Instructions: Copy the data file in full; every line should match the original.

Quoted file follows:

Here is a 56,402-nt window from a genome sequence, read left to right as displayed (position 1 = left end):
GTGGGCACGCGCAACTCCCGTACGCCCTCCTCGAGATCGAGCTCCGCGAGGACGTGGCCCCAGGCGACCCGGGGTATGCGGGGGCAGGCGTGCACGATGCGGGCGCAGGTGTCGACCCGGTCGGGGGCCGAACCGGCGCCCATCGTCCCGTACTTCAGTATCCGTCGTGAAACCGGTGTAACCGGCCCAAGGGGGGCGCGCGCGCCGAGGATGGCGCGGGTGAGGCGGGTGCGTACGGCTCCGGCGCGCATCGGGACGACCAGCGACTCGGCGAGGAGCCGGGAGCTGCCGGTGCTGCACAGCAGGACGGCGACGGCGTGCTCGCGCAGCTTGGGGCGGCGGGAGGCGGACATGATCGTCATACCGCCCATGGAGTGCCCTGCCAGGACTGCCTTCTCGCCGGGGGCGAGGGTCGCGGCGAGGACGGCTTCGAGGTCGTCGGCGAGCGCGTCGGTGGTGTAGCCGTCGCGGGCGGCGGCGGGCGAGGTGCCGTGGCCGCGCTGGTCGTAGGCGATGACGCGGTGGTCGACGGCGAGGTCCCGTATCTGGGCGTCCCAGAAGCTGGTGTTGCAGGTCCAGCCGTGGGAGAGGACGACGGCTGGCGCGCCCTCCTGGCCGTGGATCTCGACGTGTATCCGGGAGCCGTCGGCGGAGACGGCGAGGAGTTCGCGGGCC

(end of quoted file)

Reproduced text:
Here is a 56,402-nt window from a genome sequence, read left to right as displayed (position 1 = left end):
GTGGGCACGCGCAACTCCCGTACGCCCTCCTCGAGATCGAGCTCCGCGAGGACGTGGCCCCAGGCGACCCGGGGTATGCGGGGGCAGGCGTGCACGATGCGGGCGCAGGTGTCGACCCGGTCGGGGGCCGAACCGGCGCCCATCGTCCCGTACTTCAGTATCCGTCGTGAAACCGGTGTAACCGGCCCAAGGGGGGCGCGCGCGCCGAGGATGGCGCGGGTGAGGCGGGTGCGTACGGCTCCGGCGCGCATCGGGACGACCAGCGACTCGGCGAGGAGCCGGGAGCTGCCGGTGCTGCACAGCAGGACGGCGACGGCGTGCTCGCGCAGCTTGGGGCGGCGGGAGGCGGACATGATCGTCATACCGCCCATGGAGTGCCCTGCCAGGACTGCCTTCTCGCCGGGGGCGAGGGTCGCGGCGAGGACGGCTTCGAGGTCGTCGGCGAGCGCGTCGGTGGTGTAGCCGTCGCGGGCGGCGGCGGGCGAGGTGCCGTGGCCGCGCTGGTCGTAGGCGATGACGCGGTGGTCGACGGCGAGGTCCCGTATCTGGGCGTCCCAGAAGCTGGTGTTGCAGGTCCAGCCGTGGGAGAGGACGACGGCTGGCGCGCCCTCCTGGCCGTGGATCTCGACGTGTATCCGGGAGCCGTCGGCGGAGACGGCGAGGAGTTCGCGGGCC